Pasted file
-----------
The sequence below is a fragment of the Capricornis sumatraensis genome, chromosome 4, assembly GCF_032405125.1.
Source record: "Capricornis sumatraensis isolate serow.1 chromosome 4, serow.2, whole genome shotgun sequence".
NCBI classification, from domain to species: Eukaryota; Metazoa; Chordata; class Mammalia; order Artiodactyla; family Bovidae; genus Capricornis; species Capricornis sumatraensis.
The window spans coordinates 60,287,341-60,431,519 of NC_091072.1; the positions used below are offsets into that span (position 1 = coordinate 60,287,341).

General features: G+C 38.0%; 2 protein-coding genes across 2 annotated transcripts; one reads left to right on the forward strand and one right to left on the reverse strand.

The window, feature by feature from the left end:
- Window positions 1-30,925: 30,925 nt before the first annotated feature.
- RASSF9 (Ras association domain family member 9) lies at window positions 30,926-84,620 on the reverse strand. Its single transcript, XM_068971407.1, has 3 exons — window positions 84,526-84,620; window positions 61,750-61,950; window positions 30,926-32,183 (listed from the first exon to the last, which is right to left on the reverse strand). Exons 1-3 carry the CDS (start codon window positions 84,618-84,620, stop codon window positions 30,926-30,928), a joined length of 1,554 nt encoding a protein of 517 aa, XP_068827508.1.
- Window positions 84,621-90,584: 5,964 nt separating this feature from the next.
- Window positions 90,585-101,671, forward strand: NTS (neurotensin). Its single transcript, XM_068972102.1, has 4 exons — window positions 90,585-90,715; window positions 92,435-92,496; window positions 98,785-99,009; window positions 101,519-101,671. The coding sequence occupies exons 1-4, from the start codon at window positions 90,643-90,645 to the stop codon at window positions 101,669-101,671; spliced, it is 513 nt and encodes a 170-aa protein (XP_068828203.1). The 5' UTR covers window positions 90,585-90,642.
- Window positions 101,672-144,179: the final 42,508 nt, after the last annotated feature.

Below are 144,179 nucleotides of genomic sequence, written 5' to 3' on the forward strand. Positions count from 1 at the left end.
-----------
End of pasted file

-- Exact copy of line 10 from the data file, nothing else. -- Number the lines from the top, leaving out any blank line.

- Window positions 90,585-101,671, forward strand: NTS (neurotensin). Its single transcript, XM_068972102.1, has 4 exons — window positions 90,585-90,715; window positions 92,435-92,496; window positions 98,785-99,009; window positions 101,519-101,671. The coding sequence occupies exons 1-4, from the start codon at window positions 90,643-90,645 to the stop codon at window positions 101,669-101,671; spliced, it is 513 nt and encodes a 170-aa protein (XP_068828203.1). The 5' UTR covers window positions 90,585-90,642.